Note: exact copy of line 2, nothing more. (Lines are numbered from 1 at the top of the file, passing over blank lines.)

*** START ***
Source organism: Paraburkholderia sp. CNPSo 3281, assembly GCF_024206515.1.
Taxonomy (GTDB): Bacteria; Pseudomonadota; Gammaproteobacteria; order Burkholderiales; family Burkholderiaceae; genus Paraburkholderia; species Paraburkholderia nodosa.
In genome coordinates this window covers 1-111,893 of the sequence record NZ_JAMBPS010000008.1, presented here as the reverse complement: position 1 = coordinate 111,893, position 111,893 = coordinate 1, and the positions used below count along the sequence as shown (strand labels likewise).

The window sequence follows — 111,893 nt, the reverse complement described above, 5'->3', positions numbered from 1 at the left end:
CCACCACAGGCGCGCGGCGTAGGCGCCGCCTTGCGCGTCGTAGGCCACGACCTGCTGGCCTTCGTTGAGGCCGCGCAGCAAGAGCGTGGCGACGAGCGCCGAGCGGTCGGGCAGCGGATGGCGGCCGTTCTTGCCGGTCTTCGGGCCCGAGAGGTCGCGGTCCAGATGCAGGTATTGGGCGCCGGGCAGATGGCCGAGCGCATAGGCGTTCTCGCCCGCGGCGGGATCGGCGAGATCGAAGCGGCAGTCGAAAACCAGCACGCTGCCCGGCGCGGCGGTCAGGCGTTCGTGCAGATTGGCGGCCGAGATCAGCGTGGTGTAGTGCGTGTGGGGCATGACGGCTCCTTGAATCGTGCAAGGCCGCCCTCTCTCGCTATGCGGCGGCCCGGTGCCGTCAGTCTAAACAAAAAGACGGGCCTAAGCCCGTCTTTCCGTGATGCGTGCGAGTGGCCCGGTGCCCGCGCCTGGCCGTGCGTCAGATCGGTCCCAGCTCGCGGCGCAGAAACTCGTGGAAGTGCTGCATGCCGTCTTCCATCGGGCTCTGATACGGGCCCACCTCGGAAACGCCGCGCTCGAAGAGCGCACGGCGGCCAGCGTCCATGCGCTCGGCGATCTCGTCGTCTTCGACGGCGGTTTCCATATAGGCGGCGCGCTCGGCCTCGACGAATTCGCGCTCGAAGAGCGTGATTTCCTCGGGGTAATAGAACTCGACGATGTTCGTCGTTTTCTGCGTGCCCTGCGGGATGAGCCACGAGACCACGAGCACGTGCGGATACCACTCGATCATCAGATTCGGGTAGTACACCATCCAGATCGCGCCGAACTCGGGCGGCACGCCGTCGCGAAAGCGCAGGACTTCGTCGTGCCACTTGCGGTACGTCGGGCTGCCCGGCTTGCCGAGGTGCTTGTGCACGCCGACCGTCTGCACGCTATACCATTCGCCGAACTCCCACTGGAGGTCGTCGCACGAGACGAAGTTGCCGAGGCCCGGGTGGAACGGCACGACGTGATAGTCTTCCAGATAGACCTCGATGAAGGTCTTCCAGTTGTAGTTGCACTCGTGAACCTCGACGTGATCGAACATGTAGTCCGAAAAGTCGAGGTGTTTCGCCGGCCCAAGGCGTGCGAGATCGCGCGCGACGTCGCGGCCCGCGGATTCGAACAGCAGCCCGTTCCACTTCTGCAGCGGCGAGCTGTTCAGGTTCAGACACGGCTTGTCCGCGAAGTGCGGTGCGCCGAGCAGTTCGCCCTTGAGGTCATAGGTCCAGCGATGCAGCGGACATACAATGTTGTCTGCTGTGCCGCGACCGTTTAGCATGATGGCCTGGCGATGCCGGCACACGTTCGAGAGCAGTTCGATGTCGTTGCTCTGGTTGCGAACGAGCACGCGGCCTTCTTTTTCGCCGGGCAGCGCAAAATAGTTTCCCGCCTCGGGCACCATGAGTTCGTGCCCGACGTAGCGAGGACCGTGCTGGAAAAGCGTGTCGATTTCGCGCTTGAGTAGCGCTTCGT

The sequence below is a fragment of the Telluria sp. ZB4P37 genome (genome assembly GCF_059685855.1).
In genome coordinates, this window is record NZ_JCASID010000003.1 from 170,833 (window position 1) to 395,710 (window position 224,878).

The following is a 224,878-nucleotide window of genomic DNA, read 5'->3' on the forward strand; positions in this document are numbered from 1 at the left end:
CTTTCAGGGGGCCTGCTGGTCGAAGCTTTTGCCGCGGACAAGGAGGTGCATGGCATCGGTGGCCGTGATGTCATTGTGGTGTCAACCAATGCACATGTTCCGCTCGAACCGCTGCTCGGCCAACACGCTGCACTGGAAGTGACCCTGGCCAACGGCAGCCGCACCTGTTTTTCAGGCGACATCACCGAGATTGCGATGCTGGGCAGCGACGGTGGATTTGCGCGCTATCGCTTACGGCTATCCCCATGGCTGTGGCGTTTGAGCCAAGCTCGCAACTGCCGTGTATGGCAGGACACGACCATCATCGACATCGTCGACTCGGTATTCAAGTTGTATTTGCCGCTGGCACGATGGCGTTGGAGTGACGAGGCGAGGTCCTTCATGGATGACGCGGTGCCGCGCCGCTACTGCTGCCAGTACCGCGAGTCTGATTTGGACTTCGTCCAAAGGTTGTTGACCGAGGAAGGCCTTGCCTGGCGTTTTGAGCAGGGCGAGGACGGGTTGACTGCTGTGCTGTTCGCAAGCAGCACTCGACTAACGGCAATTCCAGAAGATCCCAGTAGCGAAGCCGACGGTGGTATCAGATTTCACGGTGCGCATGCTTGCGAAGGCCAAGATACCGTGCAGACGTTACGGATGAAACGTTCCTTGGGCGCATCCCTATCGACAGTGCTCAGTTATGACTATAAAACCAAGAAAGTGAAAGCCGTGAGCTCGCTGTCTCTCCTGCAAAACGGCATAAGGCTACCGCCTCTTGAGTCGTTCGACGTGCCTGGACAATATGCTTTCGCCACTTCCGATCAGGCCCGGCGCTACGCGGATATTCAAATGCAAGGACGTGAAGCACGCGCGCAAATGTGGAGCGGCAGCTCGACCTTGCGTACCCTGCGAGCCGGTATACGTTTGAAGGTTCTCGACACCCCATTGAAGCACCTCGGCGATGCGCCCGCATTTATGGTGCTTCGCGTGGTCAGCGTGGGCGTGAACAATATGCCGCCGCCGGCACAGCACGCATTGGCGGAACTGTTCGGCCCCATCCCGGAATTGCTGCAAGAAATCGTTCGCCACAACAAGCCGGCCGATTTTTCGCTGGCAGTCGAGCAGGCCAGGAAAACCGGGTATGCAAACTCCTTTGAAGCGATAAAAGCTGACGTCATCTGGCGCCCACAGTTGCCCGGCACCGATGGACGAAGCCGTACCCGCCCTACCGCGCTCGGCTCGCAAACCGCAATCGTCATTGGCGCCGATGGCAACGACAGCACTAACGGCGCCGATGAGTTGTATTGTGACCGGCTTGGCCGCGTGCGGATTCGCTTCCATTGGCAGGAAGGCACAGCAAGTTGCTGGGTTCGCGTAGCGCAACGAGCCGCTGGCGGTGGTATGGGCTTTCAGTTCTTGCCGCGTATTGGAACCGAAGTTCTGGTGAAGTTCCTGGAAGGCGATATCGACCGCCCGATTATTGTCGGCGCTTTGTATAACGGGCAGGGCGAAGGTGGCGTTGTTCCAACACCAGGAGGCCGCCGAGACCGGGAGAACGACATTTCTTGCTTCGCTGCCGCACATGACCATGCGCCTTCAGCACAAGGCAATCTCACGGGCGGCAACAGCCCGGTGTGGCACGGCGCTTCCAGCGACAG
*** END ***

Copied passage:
Taxonomy (GTDB): Bacteria; Pseudomonadota; Gammaproteobacteria; order Burkholderiales; family Burkholderiaceae; genus Paraburkholderia; species Paraburkholderia nodosa.